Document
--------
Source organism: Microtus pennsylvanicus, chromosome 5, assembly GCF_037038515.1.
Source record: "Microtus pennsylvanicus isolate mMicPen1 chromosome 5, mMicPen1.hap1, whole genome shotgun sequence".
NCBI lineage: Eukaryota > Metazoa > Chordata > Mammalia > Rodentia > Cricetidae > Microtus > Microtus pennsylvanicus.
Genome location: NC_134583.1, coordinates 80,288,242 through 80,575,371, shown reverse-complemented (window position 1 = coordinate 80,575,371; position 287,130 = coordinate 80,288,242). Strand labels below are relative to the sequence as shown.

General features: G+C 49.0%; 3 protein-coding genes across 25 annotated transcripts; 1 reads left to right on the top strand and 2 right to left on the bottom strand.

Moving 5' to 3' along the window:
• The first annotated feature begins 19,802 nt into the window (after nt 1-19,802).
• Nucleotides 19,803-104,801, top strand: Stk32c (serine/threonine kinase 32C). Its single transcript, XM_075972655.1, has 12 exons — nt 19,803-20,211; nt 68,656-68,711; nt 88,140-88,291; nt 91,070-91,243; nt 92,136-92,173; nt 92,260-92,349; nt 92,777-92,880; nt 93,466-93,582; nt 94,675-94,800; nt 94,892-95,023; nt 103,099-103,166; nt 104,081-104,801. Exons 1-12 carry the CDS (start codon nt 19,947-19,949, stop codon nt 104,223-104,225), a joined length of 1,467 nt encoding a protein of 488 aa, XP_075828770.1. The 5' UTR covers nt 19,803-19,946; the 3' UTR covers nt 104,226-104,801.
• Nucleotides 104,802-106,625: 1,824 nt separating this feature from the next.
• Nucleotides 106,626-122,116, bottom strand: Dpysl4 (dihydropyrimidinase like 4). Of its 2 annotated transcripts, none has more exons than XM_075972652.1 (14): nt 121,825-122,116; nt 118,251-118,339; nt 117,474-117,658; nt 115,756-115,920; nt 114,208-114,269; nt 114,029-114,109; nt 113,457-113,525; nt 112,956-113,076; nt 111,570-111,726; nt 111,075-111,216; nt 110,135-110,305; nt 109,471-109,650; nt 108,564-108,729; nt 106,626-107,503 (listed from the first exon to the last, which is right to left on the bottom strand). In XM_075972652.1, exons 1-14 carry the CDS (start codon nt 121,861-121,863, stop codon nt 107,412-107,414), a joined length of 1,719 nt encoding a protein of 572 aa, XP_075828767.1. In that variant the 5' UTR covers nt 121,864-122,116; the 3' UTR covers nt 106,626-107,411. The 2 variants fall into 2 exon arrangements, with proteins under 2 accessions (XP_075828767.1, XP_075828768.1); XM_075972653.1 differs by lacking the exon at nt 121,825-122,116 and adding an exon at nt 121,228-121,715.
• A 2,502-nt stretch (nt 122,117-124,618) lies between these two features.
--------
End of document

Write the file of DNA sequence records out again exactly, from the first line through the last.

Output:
Source organism: Microtus pennsylvanicus, chromosome 5, assembly GCF_037038515.1.
Source record: "Microtus pennsylvanicus isolate mMicPen1 chromosome 5, mMicPen1.hap1, whole genome shotgun sequence".
NCBI lineage: Eukaryota > Metazoa > Chordata > Mammalia > Rodentia > Cricetidae > Microtus > Microtus pennsylvanicus.
Genome location: NC_134583.1, coordinates 80,288,242 through 80,575,371, shown reverse-complemented (window position 1 = coordinate 80,575,371; position 287,130 = coordinate 80,288,242). Strand labels below are relative to the sequence as shown.

General features: G+C 49.0%; 3 protein-coding genes across 25 annotated transcripts; 1 reads left to right on the top strand and 2 right to left on the bottom strand.

Moving 5' to 3' along the window:
• The first annotated feature begins 19,802 nt into the window (after nt 1-19,802).
• Nucleotides 19,803-104,801, top strand: Stk32c (serine/threonine kinase 32C). Its single transcript, XM_075972655.1, has 12 exons — nt 19,803-20,211; nt 68,656-68,711; nt 88,140-88,291; nt 91,070-91,243; nt 92,136-92,173; nt 92,260-92,349; nt 92,777-92,880; nt 93,466-93,582; nt 94,675-94,800; nt 94,892-95,023; nt 103,099-103,166; nt 104,081-104,801. Exons 1-12 carry the CDS (start codon nt 19,947-19,949, stop codon nt 104,223-104,225), a joined length of 1,467 nt encoding a protein of 488 aa, XP_075828770.1. The 5' UTR covers nt 19,803-19,946; the 3' UTR covers nt 104,226-104,801.
• Nucleotides 104,802-106,625: 1,824 nt separating this feature from the next.
• Nucleotides 106,626-122,116, bottom strand: Dpysl4 (dihydropyrimidinase like 4). Of its 2 annotated transcripts, none has more exons than XM_075972652.1 (14): nt 121,825-122,116; nt 118,251-118,339; nt 117,474-117,658; nt 115,756-115,920; nt 114,208-114,269; nt 114,029-114,109; nt 113,457-113,525; nt 112,956-113,076; nt 111,570-111,726; nt 111,075-111,216; nt 110,135-110,305; nt 109,471-109,650; nt 108,564-108,729; nt 106,626-107,503 (listed from the first exon to the last, which is right to left on the bottom strand). In XM_075972652.1, exons 1-14 carry the CDS (start codon nt 121,861-121,863, stop codon nt 107,412-107,414), a joined length of 1,719 nt encoding a protein of 572 aa, XP_075828767.1. In that variant the 5' UTR covers nt 121,864-122,116; the 3' UTR covers nt 106,626-107,411. The 2 variants fall into 2 exon arrangements, with proteins under 2 accessions (XP_075828767.1, XP_075828768.1); XM_075972653.1 differs by lacking the exon at nt 121,825-122,116 and adding an exon at nt 121,228-121,715.
• A 2,502-nt stretch (nt 122,117-124,618) lies between these two features.